Take a detour from Greve on Via Case Spares to Montefioralle with its small and well-preserved 12th-century fortress. Head toward SP118 to Panzano where you can “meet meat” at Antica Macelleria Cecchini (see below). Have lunch here or stop along the way at one of the many rustic trattorias along the way.
Drive over to SP112, a road leading to Volpaia, a pretty borgo (hamlet) dating back to 1172; its cellars hidden within the fortified walls make it quite unique.
Continue back on via Chiantigiana to Castellina in Chianti, a city inhabited by the Etruscans, which also played a key role in the battles between Florence and Siena. The Archeological Museum Sinise Chianti has a tower that affords visitors sweeping and panoramic views.
Swing south, ending up at the circular, stone-walled city of Monteriggioni with 14 rectangular towers protruding upwards. Continue down to Siena and catch the Firenze-Siena highway back to Florence.
If you go
Museo Archeologico del Chianti Senese
Address: Piazza del Comune 17, Castellina in Chianti
Open: April-October, 10am to 6pm daily (Jun, Jul & Aug 11am-7pm)
Marvel at medieval paintings and frescoes
The prestigious Antinori cellars — one of Chianti’s most renowned vineyards — surrounds this 11th-century monastery. Featuring a large cloister for quiet contemplation, the building holds two lunettes (arched apertures or windows) on the refectory walls by painter Bernardo Rosselli (1472). An impressive fresco of the Last Supper by brothers Davide and Domenico Ghirlandaio (1476) is a must-see. The abbey church retains important works by Michele di Ridolfo del Ghirlandaio, Passignano and Alessandro Allori as well.
If you go
Badia a Passignano
Address: Loc. Badia a Passignano, Barberino Tavarnelle
Tel: 055 807 1171
Chat with one of Italy’s most beloved butchers in Panzano in Chianti
The lovely town of Panzano is where you’ll find Antica Macelleria Cecchini. The shop, owned by the world-famous celebrity butcher Dario Cecchini (deemed the best meat person in Italy) has been in the Cecchini family for eight generations. Drop in and if you’re lucky, Dario may break into a verse or two from Dante’s Inferno. The adjacent restaurant serves both lunch and dinner, Monday through Friday. Reservations are highly recommended.
If you go
Antica Macelleria Cecchini
Address: Via XX Luglio 11, Panzano in Chianti
Tel: 055 852020
Butcher shop open: 9am to 4pm daily
Restaurant open: Lunch starts at 1pm; dinner at 8pm
Sleep in the “Mona Lisa villa”
Vignamaggio is a 14th-century villa built by the Gherardini family that today is an elegant 62-hectare agriturismo/wine estate located on the outskirts of Greve. Rumored to be the birthplace of Lisa Gherardini, who is widely believed to have been the model for Leonardo’s Mona Lisa, the property offers small cottages encircled by gardens featured in Kenneth Branaugh’s 1993 film adaptation of Shakespeare’s Much Ado About Nothing.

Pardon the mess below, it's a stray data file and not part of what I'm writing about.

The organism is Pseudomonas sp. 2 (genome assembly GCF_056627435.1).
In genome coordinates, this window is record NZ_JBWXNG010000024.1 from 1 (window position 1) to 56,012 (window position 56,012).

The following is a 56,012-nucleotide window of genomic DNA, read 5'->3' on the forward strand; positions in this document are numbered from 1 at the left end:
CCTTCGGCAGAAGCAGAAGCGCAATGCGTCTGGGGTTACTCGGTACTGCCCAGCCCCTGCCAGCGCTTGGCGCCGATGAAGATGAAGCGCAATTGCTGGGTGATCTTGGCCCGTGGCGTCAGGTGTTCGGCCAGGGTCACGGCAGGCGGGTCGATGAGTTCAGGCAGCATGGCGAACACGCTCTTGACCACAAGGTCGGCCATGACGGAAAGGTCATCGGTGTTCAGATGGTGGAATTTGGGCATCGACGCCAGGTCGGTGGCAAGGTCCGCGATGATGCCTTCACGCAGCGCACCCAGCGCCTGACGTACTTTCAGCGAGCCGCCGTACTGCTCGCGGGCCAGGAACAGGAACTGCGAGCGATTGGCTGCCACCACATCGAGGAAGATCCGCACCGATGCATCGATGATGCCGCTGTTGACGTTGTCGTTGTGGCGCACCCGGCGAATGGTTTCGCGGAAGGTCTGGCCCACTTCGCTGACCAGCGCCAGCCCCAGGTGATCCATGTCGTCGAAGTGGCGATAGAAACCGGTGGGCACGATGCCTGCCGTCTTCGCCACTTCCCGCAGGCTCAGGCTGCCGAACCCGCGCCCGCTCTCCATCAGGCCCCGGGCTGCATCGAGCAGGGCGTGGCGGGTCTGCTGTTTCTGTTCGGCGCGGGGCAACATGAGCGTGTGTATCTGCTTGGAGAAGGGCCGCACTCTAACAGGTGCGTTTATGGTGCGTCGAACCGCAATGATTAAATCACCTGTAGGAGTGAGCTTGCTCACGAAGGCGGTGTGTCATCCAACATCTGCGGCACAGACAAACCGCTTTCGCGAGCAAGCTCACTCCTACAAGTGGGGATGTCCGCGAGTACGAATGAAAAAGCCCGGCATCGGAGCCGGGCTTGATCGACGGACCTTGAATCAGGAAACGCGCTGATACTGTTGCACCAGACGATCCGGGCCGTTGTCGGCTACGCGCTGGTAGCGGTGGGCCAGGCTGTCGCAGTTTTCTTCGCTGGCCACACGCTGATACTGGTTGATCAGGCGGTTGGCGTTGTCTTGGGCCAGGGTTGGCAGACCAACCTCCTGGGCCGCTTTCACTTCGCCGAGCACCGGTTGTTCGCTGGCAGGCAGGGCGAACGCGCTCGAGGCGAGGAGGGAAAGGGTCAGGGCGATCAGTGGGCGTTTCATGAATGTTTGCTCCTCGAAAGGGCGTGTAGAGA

Address: Via Petriolo 5, Greve in Chianti
Tel: 055 854661
A taste of Chianti
What to eat
Stracotto al Chianti is a dish made of slow-cooked beef so tender you could eat it with a spoon.
Bread is a huge part of traditional Chianti cuisine. Dousing a slice of warm grilled bread with extra virgin oil is called fettunta (roughly translated means “sliced”). Tuscan bread’s lack of salt only helps to bring out the peppery and rich flavor of the oil even more.
Pappardelle al ragù di cinghiale is made of freshly made strips of pasta with a wild boar ragout. Although believed to have originated in the Maremma area of Tuscany, it’s become a signature dish of Chianti.
For dessert, try pan con l'uva, a traditional cake made with black grapes.
What to drink
Chianti Classico, of course.
In the same way sparkling wine cannot be sold as “champagne” unless it’s produced in the Champagne region of France, you can’t call it “Chianti” unless it was grown and made in this wine region. In fact, in 1960 Chianti became the first Italian wine to be certified “DOCG” or Denominazione di Origine Controllata e Garantita (Controlled and Guaranteed Designation of Origin) — the highest mark of excellence and authenticity. Chianti Classico is made with two red grapes, Sangiovese and Canaiolo, mixed with white Malvasia and Trebbiano fruit. Medium bodied and highly drinkable, it is often recognized for its iconic “fiasco” (flask) wrapped in blanched straw.
Top events and festivals in Chianti
Greve Chianti Expo takes place in early September and showcases over 50 Chianti Classico wineries in the town’s historic square, Piazza Matteotti. Throughout the event, artisan workshops are open to the public, on Sunday is a flag-throwing exhibition and each evening are musical concerts.
For a full program go to the Expo’s official website.
Taking place each in late December through the Epiphany in Castelfiorentino is the La Via dei Presepi; a display of nativity scenes traditional of the area.